• Serotonin syndrome: Treat initially with benzodiazepines. Cyproheptadine is sometimes used for moderate cases (ADULT: 12 mg orally then 2 mg every 2 hours until symptoms improve; maximum 24 mg/day. CHILD: 0.25 mg/kg/day divided every 6 hours; maximum dose 12 mg/day). Patients with severe serotonin syndrome (ie, severe hyperthermia, agitation, rigidity, hypertension, tachycardia, acidosis) may require neuromuscular paralysis.
  • Monitoring of patient: Monitor vital signs and mental status. Sertraline serum levels are not rapidly available and not helpful in managing overdose. No specific lab work is needed in most patients. Obtain an ECG and institute continuous cardiac monitoring in patients with moderate to severe toxicity (ie, CNS depression, seizures, coma, serotonin toxicity). Monitor serum electrolytes, creatinine phosphokinase and lactate levels in patients with serotonin toxicity, seizures, or coma.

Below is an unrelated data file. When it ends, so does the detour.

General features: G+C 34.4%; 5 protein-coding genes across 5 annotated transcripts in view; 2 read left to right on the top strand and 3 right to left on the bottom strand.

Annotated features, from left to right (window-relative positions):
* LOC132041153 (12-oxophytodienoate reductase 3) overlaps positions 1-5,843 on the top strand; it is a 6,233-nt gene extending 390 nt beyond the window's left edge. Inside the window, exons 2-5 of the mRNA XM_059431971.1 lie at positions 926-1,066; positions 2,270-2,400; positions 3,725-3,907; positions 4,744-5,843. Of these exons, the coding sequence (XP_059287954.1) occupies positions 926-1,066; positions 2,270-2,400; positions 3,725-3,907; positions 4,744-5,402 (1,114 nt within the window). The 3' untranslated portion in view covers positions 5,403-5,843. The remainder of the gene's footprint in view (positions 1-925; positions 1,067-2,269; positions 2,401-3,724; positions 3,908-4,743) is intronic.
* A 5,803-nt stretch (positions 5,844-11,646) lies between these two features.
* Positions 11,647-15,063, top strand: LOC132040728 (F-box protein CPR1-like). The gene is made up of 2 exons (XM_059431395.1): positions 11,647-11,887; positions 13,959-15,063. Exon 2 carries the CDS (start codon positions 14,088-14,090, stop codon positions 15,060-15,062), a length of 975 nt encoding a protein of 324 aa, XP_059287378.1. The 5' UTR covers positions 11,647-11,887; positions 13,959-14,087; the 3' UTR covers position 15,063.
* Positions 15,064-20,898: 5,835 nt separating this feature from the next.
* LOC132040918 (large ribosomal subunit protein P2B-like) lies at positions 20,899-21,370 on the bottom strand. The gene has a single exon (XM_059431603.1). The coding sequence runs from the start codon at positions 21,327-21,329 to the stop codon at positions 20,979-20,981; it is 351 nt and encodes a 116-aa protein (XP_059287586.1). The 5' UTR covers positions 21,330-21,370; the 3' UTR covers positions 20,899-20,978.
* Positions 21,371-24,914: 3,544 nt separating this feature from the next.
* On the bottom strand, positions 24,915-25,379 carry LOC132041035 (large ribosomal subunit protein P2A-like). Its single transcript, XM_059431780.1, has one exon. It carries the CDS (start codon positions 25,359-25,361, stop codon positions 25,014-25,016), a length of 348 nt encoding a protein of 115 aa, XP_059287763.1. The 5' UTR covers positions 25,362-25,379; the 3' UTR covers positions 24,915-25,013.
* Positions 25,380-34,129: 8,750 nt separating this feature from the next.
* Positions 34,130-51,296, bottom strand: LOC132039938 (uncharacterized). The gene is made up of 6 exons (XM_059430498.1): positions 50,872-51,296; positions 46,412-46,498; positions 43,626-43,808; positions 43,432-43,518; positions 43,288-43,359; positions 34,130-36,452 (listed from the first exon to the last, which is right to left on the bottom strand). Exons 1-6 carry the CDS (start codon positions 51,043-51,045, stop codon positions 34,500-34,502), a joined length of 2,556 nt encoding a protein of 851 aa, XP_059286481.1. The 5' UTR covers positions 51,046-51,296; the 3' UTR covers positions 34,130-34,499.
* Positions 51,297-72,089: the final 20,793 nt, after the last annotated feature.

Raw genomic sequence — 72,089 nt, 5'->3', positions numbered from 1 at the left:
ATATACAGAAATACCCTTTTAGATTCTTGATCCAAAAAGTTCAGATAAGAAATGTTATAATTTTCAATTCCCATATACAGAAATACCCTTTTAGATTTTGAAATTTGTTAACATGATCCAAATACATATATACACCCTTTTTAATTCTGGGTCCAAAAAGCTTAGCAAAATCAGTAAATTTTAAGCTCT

• Enhanced elimination procedure: There is no role for repeat-dose activated charcoal. Hemodialysis is not useful given the large volume of distribution (20 L/kg) and high protein binding (99%).
  • Patient disposition: HOME CRITERIA: Asymptomatic or mildly symptomatic (nausea, discrete somnolence, diaphoresis, mydriasis) patients can be managed at home, if the ingestion was inadvertent and 250 mg or less. OBSERVATION CRITERIA: Patients with deliberate ingestions, patients with more than mild symptoms, and those with inadvertent ingestions of more than 250 mg should be referred to a healthcare facility for evaluation and treatment. If symptoms resolve after 6 to 12 hours of observation the patient may be discharged. ADMISSION CRITERIA: Any patients experiencing more than mild effects that do not resolve after 6 to 12 hours of observation should be admitted to the hospital. CONSULT CRITERIA: Consult a poison center or medical toxicologist for assistance in managing patients with severe toxicity (ie, CNS depression, seizures, serotonin toxicity), or in whom the diagnosis is unclear.